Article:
A package of Jell-O or other gelatin, tonic water & black light.
Basically you just follow the directions on the package, except use tonic water instead of water. For a small package, the usual directions would be to heat 1 cup of tonic water to boiling. Mix the boiling tonic water and Jell-O until the powder is completely dissolved. Stir in another cup of tonic water. Pour the liquid into a pan or bowl. Refrigerate the Jell-O until is has set.You can use cookie cutters to make shapes out of the gelatin, if desired. Shine a black light on the Jell-O to make it glow.
No matter what flavor/color of Jell-O you use, it will glow bright blue under the black light. This is the fluorescence of the quinine in the tonic water. Quinine also gives tonic water a distinctive bitter flavor which you will also taste in the gelatin. If you don’t like the taste you can lessen it by using half tonic water and half tap water in the recipe. Either sugar-free or regular tonic water works fine for this recipe.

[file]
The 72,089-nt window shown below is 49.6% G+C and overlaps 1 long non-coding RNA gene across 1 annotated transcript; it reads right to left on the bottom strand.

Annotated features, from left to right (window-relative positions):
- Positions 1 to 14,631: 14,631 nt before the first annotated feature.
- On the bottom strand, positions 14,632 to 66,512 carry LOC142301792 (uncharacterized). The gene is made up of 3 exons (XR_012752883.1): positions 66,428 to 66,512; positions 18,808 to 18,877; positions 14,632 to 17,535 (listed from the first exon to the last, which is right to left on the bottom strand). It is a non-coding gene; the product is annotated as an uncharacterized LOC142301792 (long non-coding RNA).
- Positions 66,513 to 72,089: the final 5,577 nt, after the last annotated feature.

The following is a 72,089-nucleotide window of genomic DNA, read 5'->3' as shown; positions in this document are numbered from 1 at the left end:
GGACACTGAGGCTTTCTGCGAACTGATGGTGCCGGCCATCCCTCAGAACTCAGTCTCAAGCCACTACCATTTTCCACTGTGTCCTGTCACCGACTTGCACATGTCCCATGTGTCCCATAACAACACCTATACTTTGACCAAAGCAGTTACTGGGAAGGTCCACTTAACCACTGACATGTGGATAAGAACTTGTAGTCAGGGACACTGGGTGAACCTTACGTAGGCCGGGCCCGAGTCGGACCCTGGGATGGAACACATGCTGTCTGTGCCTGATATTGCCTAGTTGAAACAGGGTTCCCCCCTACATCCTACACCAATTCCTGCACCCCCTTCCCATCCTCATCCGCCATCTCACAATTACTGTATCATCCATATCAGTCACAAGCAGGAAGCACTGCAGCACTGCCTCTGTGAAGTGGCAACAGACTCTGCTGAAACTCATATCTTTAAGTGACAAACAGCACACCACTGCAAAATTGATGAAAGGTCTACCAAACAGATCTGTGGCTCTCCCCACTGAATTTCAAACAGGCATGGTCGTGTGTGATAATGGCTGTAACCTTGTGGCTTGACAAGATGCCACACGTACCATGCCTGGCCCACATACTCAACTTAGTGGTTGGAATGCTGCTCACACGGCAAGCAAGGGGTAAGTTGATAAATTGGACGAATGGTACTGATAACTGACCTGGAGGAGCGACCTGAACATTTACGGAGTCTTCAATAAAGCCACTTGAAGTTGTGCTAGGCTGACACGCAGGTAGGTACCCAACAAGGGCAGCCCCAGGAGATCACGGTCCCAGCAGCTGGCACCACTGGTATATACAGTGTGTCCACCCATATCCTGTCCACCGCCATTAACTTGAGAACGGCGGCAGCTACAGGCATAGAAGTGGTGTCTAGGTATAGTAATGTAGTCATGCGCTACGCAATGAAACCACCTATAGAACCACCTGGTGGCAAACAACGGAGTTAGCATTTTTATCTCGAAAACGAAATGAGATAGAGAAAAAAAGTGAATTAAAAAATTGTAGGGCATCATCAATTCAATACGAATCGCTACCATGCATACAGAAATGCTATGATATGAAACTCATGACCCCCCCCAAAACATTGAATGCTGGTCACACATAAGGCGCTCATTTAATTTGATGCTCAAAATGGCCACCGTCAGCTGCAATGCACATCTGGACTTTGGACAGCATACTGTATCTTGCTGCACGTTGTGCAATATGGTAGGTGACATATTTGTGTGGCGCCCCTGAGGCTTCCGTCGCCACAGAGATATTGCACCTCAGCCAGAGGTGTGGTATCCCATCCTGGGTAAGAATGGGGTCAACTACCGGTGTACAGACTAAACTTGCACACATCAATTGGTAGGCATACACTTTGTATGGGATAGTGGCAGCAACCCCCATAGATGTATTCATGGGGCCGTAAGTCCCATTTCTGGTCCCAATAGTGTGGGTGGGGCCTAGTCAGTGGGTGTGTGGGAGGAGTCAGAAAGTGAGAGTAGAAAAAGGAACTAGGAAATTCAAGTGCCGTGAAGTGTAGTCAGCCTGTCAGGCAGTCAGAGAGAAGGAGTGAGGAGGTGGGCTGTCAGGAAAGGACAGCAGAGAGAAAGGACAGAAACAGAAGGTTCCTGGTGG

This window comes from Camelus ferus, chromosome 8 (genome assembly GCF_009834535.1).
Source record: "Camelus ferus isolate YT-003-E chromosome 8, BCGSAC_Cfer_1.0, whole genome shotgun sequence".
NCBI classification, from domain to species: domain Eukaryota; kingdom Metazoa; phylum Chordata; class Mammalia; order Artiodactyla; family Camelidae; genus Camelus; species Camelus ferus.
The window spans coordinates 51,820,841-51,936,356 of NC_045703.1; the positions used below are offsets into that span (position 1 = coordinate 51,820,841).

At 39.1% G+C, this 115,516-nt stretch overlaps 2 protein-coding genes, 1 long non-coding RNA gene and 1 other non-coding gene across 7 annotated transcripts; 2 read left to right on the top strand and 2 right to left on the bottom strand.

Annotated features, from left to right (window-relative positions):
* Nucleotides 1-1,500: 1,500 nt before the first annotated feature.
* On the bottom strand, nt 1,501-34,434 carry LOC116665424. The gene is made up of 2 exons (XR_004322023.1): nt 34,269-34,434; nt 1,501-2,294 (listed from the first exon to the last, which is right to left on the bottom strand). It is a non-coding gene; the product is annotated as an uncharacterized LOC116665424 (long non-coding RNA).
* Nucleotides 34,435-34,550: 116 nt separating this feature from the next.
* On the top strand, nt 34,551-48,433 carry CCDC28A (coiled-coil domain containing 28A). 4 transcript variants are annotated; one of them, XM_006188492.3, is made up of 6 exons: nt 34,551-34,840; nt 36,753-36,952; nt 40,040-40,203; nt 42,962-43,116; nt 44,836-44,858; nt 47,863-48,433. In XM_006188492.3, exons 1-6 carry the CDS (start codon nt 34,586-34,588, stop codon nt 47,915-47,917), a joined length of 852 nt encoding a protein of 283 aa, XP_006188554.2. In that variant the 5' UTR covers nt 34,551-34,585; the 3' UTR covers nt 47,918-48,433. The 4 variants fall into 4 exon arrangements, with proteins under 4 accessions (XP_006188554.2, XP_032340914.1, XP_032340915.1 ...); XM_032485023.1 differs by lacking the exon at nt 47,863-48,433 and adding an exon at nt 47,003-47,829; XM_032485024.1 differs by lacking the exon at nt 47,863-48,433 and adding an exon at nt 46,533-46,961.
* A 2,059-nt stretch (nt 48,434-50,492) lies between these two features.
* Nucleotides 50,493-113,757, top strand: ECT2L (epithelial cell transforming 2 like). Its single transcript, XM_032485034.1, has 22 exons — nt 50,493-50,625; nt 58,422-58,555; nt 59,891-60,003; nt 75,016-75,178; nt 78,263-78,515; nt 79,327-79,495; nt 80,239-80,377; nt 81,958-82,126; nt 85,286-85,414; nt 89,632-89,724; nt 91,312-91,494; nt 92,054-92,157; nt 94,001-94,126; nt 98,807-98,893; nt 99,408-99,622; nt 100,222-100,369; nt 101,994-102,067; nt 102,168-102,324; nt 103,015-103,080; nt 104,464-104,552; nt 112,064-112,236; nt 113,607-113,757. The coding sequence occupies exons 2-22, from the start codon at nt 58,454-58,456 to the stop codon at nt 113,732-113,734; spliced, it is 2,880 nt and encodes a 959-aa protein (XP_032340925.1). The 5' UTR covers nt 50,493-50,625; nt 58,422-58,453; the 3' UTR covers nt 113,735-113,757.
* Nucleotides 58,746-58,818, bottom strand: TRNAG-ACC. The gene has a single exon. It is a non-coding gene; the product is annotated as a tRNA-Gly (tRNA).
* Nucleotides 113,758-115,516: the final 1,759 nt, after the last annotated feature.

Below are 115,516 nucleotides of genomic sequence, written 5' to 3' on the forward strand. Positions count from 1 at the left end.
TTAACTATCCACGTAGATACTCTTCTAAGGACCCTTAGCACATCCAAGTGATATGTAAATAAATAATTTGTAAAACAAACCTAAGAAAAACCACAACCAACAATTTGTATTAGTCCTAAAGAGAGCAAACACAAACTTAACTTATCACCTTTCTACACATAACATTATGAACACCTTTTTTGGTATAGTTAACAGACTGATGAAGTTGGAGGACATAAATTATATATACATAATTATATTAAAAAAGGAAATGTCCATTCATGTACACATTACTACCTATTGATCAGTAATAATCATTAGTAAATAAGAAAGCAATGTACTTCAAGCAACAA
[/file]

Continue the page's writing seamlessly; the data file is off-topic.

This molecule is called Quinine.
It’s a natural white crystalline alkaloid having antipyretic (fever-reducing), antimalarial, analgesic (painkilling), anti-inflammatory properties and a bitter taste.
Though it has been synthesized in the lab, quinine occurs naturally in the bark of the cinchona tree. The medicinal properties of the cinchona tree were originally discovered by the Quechua Indians of Peru and Bolivia; later, the Jesuits were the first to bring the cinchona to Europe.
Quinine was the first effective treatment for malaria caused by Plasmodium falciparum, appearing in therapeutics in the 17th century. It remained the antimalarial drug of choice until the 1940s, when other drugs replaced it that have less unpleasant side effects.